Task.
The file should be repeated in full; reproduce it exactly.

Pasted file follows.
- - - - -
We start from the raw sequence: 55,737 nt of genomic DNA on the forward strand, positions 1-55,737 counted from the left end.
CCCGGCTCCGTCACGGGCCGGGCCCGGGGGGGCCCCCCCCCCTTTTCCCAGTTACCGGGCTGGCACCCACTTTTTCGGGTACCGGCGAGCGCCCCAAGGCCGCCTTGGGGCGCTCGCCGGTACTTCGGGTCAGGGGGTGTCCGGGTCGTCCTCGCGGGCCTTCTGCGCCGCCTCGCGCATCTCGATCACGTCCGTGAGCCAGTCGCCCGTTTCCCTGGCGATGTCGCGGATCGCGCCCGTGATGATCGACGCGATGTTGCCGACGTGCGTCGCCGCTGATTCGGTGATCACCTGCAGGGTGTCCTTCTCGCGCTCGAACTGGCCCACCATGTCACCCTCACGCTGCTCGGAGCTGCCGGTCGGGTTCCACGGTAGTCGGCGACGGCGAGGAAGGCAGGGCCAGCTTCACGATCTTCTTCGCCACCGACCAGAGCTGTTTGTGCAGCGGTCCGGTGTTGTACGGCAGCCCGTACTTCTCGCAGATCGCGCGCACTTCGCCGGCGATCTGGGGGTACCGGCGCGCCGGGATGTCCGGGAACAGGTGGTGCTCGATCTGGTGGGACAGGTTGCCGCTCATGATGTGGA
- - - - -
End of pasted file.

We start from the raw sequence: 55,737 nt of genomic DNA on the forward strand, positions 1-55,737 counted from the left end.
CCCGGCTCCGTCACGGGCCGGGCCCGGGGGGGCCCCCCCCCCTTTTCCCAGTTACCGGGCTGGCACCCACTTTTTCGGGTACCGGCGAGCGCCCCAAGGCCGCCTTGGGGCGCTCGCCGGTACTTCGGGTCAGGGGGTGTCCGGGTCGTCCTCGCGGGCCTTCTGCGCCGCCTCGCGCATCTCGATCACGTCCGTGAGCCAGTCGCCCGTTTCCCTGGCGATGTCGCGGATCGCGCCCGTGATGATCGACGCGATGTTGCCGACGTGCGTCGCCGCTGATTCGGTGATCACCTGCAGGGTGTCCTTCTCGCGCTCGAACTGGCCCACCATGTCACCCTCACGCTGCTCGGAGCTGCCGGTCGGGTTCCACGGTAGTCGGCGACGGCGAGGAAGGCAGGGCCAGCTTCACGATCTTCTTCGCCACCGACCAGAGCTGTTTGTGCAGCGGTCCGGTGTTGTACGGCAGCCCGTACTTCTCGCAGATCGCGCGCACTTCGCCGGCGATCTGGGGGTACCGGCGCGCCGGGATGTCCGGGAACAGGTGGTGCTCGATCTGGTGGGACAGGTTGCCGCTCATGATGTGGA